Note: Where available, the PDF/Word icon below is provided to view the complete and fully formatted document
Australia-China human rights dialogue Joint program of cooperation

Download PDFDownload PDF


Australia and China strengthened their bilateral dialogue on human rights issues today with the successful conclusion of the second meeting of the Australia-China human rights dialogue in Canberra. The meeting agreed on a Joint Program of Cooperation under which Australia and China will work together over the coming year to broaden human rights cooperation.

Building on the inaugural round of talks held in Beijing in August 1997, a Chinese delegation, led by Mr Yang Jiechi, Vice-Minister of the Ministry of Foreign Affairs, visited Australia for the human rights talks which were held on 10-11 August 1998. Vice-Minister Yang’s delegation included representatives from a range of Chinese government departments and agencies, including the Ministry of Foreign Affairs, the Ministry of Justice, the State Ethnic Affairs Commission, the Supreme People’s Court and the Chinese Academy of Social Sciences. The Australian delegation was led by Mr Kim Jones, Deputy Secretary of the Department of Foreign Affairs and Trade, and included officials from the Department of Foreign Affairs and Trade, the Attorney-General’s Department, the Australian Agency for International Development, the Department of the Prime Minister and Cabinet, and the Human Rights and Equal Opportunity Commission (HREOC). The talks were officially opened by the Minister for Foreign Affairs, Alexander Downer and Vice-Minister Yang Jiechi.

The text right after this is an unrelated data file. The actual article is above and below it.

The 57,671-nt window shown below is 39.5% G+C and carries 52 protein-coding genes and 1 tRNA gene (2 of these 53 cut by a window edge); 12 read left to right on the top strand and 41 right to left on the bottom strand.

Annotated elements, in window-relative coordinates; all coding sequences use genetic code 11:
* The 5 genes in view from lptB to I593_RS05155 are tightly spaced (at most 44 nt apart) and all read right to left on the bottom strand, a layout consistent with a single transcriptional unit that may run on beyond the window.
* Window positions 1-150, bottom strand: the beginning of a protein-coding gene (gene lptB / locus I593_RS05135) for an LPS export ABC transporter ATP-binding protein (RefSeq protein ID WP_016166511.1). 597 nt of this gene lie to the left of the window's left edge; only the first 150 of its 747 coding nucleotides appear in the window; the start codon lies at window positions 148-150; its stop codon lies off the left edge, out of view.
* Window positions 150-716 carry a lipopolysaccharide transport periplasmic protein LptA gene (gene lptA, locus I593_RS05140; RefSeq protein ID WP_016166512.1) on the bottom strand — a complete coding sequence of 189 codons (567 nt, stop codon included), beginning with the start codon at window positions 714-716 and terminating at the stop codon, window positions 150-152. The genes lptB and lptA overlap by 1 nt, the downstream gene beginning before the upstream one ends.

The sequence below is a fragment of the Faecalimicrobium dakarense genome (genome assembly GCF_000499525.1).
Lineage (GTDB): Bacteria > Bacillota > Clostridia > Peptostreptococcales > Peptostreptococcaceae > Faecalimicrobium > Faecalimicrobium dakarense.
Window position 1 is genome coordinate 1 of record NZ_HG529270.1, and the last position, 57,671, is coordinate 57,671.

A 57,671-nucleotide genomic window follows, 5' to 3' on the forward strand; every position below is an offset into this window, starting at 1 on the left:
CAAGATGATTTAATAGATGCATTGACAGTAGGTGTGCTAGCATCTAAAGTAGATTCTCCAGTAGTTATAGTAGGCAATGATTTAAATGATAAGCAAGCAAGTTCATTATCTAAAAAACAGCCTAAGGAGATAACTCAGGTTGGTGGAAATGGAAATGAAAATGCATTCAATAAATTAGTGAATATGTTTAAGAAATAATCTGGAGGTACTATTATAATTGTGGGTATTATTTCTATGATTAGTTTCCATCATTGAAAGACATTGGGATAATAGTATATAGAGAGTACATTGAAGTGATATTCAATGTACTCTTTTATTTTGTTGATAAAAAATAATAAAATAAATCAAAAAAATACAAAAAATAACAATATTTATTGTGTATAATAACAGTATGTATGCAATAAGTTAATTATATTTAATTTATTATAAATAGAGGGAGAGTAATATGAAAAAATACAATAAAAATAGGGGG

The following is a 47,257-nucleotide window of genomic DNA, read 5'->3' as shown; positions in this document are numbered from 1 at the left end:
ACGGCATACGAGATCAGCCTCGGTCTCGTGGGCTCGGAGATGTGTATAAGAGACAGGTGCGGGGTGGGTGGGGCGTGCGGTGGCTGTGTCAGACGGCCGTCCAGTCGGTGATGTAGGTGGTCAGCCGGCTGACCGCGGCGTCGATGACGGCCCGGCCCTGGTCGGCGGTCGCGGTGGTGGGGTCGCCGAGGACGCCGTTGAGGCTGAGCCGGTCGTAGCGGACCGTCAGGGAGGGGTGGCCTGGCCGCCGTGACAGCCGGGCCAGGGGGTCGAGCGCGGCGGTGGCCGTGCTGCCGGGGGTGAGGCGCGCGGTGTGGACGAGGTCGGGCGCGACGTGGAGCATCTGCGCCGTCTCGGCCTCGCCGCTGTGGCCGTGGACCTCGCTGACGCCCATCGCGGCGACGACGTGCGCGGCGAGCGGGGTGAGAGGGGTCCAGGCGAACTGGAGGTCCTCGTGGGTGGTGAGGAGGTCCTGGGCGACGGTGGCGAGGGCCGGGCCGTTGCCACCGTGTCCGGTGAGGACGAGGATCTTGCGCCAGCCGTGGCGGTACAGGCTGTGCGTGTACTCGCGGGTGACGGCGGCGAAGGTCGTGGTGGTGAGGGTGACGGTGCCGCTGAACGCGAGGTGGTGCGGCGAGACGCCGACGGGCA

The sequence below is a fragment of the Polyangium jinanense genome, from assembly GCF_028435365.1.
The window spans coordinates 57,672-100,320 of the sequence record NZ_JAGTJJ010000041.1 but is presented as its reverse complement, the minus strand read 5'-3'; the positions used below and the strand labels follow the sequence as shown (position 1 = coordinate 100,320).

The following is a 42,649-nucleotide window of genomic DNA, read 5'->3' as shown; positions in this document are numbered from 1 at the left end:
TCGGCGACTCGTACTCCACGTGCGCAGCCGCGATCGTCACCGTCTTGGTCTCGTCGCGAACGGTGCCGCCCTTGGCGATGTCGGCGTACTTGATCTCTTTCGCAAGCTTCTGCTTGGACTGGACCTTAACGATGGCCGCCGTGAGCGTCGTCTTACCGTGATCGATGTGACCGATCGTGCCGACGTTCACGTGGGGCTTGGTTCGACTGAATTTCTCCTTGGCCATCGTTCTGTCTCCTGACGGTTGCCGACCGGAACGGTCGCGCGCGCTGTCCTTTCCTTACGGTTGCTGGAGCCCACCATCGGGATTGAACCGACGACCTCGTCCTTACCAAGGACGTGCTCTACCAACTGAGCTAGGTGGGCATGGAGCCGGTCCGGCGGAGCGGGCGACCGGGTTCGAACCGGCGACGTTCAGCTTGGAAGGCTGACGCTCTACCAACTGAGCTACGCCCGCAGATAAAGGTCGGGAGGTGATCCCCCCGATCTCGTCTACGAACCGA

Over one-and-a-half days of open and productive talks both sides were able to discuss respective views and concerns on a broad range of human rights issues on the basis of equality and mutual respect. In this 50th anniversary year of the Universal Declaration of Human Rights, both sides reaffirmed their strong commitment to the Declaration as a common standard for all peoples and all nations, and as a source of inspiration for the further

promotion and protection of all human rights and fundamental freedoms - political, economic, social, civil and cultural - including the right to development. Both sides reaffirmed the importance of ensuring objectivity and comprehensiveness in consideration of human rights issues, and underlined the importance of mutual understanding, dialogue and cooperation in the field of human rights. Both sides regarded the dialogue as positive, constructive and


The Chinese delegation will be meeting a range of Australian organisations in Canberra and Sydney on 11-13 August, including HREOC, the Australian Law Reform Commission and the Independent Commission Against Corruption (NSW).

Joint Program of Cooperation

Both sides agreed that broad based and constructive dialogue and cooperation between countries was important in strengthening the promotion and protection of human rights. In this spirit, a range of activities were identified which are aimed at achieving practical outcomes and maintaining productive exchanges on human rights matters of concern to both